IMRs remain very high even in some relatively rich
states like Gujarat and Haryana. But urban IMRs also
do not run along completely expected lines. For example,
it is surprising to note that the urban infant mortality
rate in Delhi is clearly higher than in Tamil Nadu
and West Bengal!
Chart 4 gives an idea of the extent of the location-specific
gap in IMRs, by showing the rural IMR as a percentage
of the urban IMR. Predictably, the gap is lowest in
Kerala, but Tamil Nadu, West Bengal and Chhattisgarh
also perform well in this regard. The largest gaps
are in Rajasthan (with a 40% difference!) and Assam.
Once again Gujarat is among the states with a very
large rural-urban gap in IMRs, along with Maharashtra
- both indicating gaps even larger than in poor states
like Madhya Pradesh and Jharkhand.
3 >> Click
4 >> Click
The other critical indicator
of health conditions - and of the overall condition
of women in society - is the maternal mortality rate.
Data for this also come from the Registrar-General’s
office, for periods of three year averages. They are
described in Charts 5 and 6.
5 >> Click
6 >> Click
Once again the north-central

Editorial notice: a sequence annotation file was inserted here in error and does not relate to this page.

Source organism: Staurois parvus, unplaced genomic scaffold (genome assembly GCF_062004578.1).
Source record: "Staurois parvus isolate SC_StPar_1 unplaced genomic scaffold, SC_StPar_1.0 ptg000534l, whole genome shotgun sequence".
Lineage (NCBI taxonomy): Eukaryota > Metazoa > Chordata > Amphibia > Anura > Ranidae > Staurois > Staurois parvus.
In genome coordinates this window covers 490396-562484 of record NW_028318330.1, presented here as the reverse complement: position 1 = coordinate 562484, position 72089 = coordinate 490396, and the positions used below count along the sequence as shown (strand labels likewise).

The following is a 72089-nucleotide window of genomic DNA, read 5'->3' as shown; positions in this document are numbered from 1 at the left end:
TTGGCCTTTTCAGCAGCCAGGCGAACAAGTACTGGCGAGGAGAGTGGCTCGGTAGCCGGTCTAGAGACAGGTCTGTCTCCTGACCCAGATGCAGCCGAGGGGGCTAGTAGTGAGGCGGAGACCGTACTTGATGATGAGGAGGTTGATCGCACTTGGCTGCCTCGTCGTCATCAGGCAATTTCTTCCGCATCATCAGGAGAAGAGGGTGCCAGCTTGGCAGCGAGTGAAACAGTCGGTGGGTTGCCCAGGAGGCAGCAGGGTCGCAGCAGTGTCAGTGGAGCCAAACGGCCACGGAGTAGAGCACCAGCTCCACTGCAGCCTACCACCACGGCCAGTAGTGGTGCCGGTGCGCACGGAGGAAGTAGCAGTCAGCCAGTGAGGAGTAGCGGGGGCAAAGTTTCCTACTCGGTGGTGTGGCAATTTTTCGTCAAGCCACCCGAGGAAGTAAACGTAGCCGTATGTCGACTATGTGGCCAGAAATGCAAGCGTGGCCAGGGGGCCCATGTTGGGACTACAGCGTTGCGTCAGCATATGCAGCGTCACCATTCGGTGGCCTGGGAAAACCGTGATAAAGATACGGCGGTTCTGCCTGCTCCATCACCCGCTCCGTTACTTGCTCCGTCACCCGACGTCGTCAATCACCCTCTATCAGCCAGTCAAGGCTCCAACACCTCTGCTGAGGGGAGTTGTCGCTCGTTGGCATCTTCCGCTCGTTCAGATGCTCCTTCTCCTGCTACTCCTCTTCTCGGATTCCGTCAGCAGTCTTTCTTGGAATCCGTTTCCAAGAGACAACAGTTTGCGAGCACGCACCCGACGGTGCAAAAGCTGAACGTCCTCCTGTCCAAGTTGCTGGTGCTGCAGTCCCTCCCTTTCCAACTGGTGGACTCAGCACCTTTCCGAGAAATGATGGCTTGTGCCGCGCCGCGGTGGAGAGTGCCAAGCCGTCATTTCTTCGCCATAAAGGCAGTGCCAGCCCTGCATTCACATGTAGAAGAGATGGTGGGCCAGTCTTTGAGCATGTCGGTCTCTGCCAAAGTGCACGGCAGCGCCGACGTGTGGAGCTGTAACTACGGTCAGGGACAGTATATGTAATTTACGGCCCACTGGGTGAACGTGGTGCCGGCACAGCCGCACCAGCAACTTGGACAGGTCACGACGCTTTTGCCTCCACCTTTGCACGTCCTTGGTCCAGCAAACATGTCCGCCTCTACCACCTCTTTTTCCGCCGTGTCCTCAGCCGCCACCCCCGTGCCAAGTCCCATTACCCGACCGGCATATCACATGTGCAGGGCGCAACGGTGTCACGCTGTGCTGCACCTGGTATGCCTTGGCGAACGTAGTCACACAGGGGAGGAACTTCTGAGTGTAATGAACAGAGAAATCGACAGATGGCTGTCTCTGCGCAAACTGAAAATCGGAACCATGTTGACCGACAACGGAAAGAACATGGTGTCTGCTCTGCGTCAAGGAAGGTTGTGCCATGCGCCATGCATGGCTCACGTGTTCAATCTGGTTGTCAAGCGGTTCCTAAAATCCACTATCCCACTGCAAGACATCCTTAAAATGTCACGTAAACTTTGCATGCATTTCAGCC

belt performs poorly, with Uttar Pradesh, Rajasthan,
Madhya Pradesh and Bihar showing the highest rates
of maternal mortality as well as relatively low rates
of reduction. The biggest improvement in maternal
mortality among the major states appears to have occured
in West Bengal. As a result, by 2009, West Bengal
appears more like a southern state with respect to
this indicator, as MMRs are relatively low in all
the southern states. Among the richer northern states,
Punjab and Haryana show little or no imporvement,
and Gujarat also underperforms with respect to this
Such evidence clearly needs to be much more widely
publicised and taken seriously by our policy makers,
who need to move away from their current obsession
with GDP alone. If sheer survival is seen as at least
one valid indication of the overall human condition,
the various states in the country should be ranked
quite differently, both in terms of policy direction
and public perception.